Making friends when you start college

Daily Life

Articles for students and families transitioning into higher education.

Making friends when you start college

  • AsIAm
  • 30/04/2021
  • 2 minutes read

Starting college is an exciting time, with lots to look forward to. However, some autistic people may find it daunting to start up new friendships as well as take on all the other new aspects of college. 

Autistic people are four more times to be lonely than people who are not autistic. Many autistic adults find it hard to form relationships. 

The National Autistic Society found in previous research that 79% of autistic people feel socially isolated.*

Sometimes, autistic adults may find it hard to make and maintain friendships. This can be especially true when you start a new college, and it can feel overwhelming. Here are a few things that may help you when it comes to developing new friendships and making them last throughout your college years. 

  • It could be useful to plan your week so you know the times that you can meet existing friends or meet new friends, such as trying out a new society or go to an event at college. 
  • Focus on the places where it is possible to meet new people. Try out the new society, go to events where you could meet like-minded people. 
  • Practice a few bits of small talk before you attend an event. This may help reduce your anxiety. 
  • Being specific with your time, can help when meeting up with new people, and will help you feel less ‘trapped’. Saying ‘Let’s grab a coffee before my class at 2pm’ can give you way out if you start to feel uncomfortable. If it goes well, you will feel more at ease the next time.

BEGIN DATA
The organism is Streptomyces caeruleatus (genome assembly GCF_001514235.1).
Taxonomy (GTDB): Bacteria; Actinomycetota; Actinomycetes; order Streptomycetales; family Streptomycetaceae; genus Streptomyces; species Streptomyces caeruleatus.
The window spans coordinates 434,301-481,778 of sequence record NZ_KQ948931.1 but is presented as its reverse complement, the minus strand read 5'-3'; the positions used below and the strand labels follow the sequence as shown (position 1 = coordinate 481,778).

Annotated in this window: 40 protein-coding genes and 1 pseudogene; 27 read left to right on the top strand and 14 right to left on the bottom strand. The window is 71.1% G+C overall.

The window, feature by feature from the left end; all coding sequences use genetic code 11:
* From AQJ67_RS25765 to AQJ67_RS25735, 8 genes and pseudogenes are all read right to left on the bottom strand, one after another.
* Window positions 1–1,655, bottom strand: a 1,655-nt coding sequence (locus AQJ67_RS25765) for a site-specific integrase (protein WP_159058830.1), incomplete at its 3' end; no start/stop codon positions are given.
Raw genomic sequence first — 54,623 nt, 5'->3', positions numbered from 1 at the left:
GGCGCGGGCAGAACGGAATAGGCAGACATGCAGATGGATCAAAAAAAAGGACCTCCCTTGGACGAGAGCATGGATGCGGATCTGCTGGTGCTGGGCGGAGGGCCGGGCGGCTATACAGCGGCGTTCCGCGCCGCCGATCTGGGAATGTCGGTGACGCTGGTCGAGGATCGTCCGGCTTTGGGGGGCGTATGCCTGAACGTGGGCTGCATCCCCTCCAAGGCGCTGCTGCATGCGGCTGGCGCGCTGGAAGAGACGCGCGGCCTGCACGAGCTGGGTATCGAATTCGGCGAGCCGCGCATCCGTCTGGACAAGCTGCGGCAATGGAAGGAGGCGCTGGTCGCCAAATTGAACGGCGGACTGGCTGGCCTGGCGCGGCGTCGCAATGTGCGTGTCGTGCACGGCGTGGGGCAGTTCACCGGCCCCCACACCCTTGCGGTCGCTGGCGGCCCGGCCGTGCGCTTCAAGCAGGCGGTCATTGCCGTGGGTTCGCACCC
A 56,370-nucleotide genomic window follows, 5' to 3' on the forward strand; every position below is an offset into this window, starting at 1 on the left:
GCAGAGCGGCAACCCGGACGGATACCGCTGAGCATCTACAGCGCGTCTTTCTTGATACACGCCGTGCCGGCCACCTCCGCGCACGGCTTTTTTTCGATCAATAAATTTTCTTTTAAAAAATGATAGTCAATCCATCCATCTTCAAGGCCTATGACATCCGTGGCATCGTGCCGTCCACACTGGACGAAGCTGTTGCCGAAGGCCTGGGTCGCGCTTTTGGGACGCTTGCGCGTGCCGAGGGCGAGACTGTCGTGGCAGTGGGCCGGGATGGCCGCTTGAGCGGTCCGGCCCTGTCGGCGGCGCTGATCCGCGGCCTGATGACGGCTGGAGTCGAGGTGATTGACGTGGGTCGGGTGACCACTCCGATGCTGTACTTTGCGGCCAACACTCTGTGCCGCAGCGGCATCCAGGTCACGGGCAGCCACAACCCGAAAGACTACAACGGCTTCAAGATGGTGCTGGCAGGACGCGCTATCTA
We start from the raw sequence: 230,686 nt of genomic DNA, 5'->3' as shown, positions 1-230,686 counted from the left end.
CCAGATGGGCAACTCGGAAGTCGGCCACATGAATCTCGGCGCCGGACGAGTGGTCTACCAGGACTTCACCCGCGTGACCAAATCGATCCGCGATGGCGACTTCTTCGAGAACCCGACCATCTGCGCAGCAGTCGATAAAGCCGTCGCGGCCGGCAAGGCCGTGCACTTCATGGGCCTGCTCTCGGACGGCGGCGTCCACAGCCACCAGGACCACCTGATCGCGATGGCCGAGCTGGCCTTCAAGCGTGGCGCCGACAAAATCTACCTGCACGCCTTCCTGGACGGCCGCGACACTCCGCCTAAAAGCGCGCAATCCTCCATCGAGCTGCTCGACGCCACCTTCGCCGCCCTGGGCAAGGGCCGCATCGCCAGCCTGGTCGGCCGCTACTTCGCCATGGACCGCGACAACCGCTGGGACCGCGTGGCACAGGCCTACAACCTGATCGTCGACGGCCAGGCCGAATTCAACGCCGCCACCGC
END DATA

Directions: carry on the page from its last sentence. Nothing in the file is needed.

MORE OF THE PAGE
• When meeting people with the same interests, you could come up with a list of go-to topics, questions and stories that you can talk about.  
  • Sit beside and introduce yourself to someone in your class that you do not know. You could ask for clarification of a class assignment, or their opinion about studying
  • Based on the different situations, you could find yourself an ally, to help you. It could be a friend, relative or counsellor at college. They could help brainstorm a plan of action to help you manage different scenarios. 
  • Look for someone sitting alone in the dining hall, coffee shop, student union and introduce yourself. Some ways to start a conversation include asking about an individual’s opinion or advice or asking about a specific event. 
  • Good conversations begin with listening to the others contribution and then responding appropriately, and not trying to take over the conversation. 

Check out Laocin Brennan’s video, where he shares his top tips on making friends at college, joining clubs and societies and founding the DCU Neurodivergent society.

Left stranded: The impact of coronavirus on autistic people and their families in the UK*


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